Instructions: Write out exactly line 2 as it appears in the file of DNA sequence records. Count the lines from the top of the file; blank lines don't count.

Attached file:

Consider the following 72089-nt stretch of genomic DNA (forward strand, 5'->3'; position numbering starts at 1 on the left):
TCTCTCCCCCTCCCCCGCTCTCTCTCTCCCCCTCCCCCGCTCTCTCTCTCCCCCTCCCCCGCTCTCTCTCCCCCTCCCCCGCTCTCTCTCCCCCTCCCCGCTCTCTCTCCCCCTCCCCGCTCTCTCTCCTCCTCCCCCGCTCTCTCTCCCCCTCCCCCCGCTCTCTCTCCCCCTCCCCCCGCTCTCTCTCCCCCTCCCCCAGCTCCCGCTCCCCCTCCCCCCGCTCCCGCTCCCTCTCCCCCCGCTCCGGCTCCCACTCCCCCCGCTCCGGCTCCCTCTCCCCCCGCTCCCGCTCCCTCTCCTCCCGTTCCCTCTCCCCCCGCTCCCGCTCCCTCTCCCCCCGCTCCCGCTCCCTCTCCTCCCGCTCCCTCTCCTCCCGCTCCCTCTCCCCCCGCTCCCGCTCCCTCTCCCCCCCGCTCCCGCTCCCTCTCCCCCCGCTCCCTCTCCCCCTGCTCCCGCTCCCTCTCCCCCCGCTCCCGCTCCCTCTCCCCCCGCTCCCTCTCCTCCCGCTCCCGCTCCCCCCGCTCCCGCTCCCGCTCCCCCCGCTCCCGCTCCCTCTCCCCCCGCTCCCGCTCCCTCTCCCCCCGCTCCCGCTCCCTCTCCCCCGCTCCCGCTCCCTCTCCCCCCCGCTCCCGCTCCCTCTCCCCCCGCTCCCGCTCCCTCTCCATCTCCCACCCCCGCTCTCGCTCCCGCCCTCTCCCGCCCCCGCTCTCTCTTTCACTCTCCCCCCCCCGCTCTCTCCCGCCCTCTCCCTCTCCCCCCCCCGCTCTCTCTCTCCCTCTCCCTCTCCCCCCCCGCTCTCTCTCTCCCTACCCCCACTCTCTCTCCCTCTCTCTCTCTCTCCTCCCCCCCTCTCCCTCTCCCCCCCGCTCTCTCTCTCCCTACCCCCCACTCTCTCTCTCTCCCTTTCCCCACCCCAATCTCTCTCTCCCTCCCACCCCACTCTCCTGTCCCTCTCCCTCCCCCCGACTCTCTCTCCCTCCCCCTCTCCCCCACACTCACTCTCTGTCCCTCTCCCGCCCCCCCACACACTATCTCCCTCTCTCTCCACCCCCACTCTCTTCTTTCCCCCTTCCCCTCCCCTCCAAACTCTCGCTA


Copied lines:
TCTCTCCCCCTCCCCCGCTCTCTCTCTCCCCCTCCCCCGCTCTCTCTCTCCCCCTCCCCCGCTCTCTCTCCCCCTCCCCCGCTCTCTCTCCCCCTCCCCGCTCTCTCTCCCCCTCCCCGCTCTCTCTCCTCCTCCCCCGCTCTCTCTCCCCCTCCCCCCGCTCTCTCTCCCCCTCCCCCCGCTCTCTCTCCCCCTCCCCCAGCTCCCGCTCCCCCTCCCCCCGCTCCCGCTCCCTCTCCCCCCGCTCCGGCTCCCACTCCCCCCGCTCCGGCTCCCTCTCCCCCCGCTCCCGCTCCCTCTCCTCCCGTTCCCTCTCCCCCCGCTCCCGCTCCCTCTCCCCCCGCTCCCGCTCCCTCTCCTCCCGCTCCCTCTCCTCCCGCTCCCTCTCCCCCCGCTCCCGCTCCCTCTCCCCCCCGCTCCCGCTCCCTCTCCCCCCGCTCCCTCTCCCCCTGCTCCCGCTCCCTCTCCCCCCGCTCCCGCTCCCTCTCCCCCCGCTCCCTCTCCTCCCGCTCCCGCTCCCCCCGCTCCCGCTCCCGCTCCCCCCGCTCCCGCTCCCTCTCCCCCCGCTCCCGCTCCCTCTCCCCCCGCTCCCGCTCCCTCTCCCCCGCTCCCGCTCCCTCTCCCCCCCGCTCCCGCTCCCTCTCCCCCCGCTCCCGCTCCCTCTCCATCTCCCACCCCCGCTCTCGCTCCCGCCCTCTCCCGCCCCCGCTCTCTCTTTCACTCTCCCCCCCCCGCTCTCTCCCGCCCTCTCCCTCTCCCCCCCCCGCTCTCTCTCTCCCTCTCCCTCTCCCCCCCCGCTCTCTCTCTCCCTACCCCCACTCTCTCTCCCTCTCTCTCTCTCTCCTCCCCCCCTCTCCCTCTCCCCCCCGCTCTCTCTCTCCCTACCCCCCACTCTCTCTCTCTCCCTTTCCCCACCCCAATCTCTCTCTCCCTCCCACCCCACTCTCCTGTCCCTCTCCCTCCCCCCGACTCTCTCTCCCTCCCCCTCTCCCCCACACTCACTCTCTGTCCCTCTCCCGCCCCCCCACACACTATCTCCCTCTCTCTCCACCCCCACTCTCTTCTTTCCCCCTTCCCCTCCCCTCCAAACTCTCGCTA